Objective: Citations by other researchers are important in the dissemination of research findings. We aimed to investigate whether preferential citation of statistically significant articles exists in the psychiatric literature.
Study design and settings: We analyzed all original research papers published in 1996 in four psychiatric journals. Using a standardized questionnaire, from each paper, we extracted the primary outcome and its statistical significance. The number of citations, excluding authors' "self-citations," received by April 2005 was obtained. Regression analysis was used to relate citation frequency to statistical significance, adjusting for confounders.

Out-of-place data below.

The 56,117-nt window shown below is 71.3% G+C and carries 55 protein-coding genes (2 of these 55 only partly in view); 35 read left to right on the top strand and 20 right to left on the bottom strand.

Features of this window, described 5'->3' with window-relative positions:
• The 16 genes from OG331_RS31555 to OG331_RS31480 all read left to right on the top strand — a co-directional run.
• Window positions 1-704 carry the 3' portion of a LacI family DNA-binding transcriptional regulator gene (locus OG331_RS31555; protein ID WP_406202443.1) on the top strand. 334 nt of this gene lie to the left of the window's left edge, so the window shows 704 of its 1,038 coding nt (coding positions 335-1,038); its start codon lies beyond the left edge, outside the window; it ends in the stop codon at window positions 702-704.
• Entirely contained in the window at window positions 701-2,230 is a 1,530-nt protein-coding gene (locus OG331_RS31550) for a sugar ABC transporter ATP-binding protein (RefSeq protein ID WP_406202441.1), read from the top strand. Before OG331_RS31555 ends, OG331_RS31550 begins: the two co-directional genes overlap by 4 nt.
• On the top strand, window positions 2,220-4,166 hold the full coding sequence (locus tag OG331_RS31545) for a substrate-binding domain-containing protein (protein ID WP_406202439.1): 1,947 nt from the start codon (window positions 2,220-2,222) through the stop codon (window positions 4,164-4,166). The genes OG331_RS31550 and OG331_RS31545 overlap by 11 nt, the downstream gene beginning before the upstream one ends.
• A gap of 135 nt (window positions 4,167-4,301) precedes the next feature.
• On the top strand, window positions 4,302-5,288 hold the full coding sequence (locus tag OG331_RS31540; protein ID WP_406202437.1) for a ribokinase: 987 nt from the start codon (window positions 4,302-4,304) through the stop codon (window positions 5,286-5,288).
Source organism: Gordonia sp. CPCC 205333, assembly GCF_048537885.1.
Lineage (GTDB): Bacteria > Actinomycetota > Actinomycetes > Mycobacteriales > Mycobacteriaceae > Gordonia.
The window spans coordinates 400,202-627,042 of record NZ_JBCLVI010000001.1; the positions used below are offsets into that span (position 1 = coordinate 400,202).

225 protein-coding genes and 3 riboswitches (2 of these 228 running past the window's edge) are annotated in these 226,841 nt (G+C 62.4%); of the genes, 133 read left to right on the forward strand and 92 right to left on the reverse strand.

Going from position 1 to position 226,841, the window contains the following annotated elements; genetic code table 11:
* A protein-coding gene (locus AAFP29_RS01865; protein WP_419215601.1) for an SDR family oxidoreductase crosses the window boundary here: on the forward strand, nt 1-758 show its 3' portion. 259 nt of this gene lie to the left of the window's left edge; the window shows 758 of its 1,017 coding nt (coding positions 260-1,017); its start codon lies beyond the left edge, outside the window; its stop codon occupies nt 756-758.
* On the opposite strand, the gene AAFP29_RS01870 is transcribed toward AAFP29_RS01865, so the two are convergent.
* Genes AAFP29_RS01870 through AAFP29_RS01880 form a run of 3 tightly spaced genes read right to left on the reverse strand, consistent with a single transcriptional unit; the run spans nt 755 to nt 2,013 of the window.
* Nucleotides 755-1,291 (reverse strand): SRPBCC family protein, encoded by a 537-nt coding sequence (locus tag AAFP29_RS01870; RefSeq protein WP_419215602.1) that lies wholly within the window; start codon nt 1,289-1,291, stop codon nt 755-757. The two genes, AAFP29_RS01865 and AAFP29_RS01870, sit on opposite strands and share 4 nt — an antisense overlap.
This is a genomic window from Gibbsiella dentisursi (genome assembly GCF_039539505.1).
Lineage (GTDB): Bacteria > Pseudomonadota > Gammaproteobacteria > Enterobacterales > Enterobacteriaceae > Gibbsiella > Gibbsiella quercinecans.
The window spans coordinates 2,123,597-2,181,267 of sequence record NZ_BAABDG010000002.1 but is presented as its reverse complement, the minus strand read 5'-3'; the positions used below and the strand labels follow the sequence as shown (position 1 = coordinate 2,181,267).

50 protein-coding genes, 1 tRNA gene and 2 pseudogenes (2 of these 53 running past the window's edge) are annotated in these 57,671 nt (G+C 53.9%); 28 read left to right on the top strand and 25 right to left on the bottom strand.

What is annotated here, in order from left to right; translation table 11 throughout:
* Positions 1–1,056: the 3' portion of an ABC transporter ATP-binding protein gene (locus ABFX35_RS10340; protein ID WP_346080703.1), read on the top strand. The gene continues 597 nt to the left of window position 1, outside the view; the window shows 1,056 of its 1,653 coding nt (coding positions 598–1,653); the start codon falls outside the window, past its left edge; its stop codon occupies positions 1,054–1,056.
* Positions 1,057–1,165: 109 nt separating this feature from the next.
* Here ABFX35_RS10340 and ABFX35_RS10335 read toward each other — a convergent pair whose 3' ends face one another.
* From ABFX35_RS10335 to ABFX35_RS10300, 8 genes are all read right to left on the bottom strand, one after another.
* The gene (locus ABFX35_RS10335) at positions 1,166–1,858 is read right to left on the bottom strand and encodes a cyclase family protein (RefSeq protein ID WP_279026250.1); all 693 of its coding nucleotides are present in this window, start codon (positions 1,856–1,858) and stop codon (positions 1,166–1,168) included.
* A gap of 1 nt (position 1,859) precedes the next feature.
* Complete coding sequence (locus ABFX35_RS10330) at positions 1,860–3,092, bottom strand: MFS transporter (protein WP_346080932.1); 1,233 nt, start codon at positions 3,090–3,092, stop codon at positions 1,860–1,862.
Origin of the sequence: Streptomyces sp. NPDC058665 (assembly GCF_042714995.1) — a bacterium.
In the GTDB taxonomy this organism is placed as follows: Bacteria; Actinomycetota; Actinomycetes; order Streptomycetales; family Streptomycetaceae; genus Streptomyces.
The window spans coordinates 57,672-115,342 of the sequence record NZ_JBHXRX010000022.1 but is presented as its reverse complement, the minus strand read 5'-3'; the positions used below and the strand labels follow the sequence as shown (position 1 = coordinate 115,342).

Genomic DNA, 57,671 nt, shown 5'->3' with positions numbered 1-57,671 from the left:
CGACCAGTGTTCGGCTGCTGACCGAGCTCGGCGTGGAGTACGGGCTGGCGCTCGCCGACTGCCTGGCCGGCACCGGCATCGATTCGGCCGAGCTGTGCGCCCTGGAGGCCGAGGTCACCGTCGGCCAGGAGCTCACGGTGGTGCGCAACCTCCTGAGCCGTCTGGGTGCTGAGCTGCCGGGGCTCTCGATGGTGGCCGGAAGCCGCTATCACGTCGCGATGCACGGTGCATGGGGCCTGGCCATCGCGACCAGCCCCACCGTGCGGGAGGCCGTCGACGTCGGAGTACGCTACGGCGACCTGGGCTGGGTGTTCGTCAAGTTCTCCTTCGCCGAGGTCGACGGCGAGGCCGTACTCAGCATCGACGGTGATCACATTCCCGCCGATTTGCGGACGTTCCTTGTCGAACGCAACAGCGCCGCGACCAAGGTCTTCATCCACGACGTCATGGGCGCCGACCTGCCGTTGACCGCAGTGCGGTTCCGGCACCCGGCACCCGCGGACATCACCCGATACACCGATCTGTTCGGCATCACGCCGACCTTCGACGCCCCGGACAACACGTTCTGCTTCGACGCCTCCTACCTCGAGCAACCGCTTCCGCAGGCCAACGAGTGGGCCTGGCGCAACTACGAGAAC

Results: Of 448 extracted papers, 368 used statistical significance testing and 287 (77.8%) reported P<0.05. The median number of citations for papers reporting "significant" and "nonsignificant" results was 33 vs. 16. After adjustment for journal, study design, reporting quality, whether outcome confirmed previous findings and study size, the ratio of the number of citations per article for articles reporting "P<0.05" on the primary outcome to those reporting "P>0.05" was 1.63 (95% confidence interval [CI]: 1.32, 2.02, P<0.001).
Conclusion: Authors cite studies based on their P-value rather than intrinsic scientific merit. This practice skews the research evidence. Systematic study registration and inclusion in meta-analysis should be encouraged.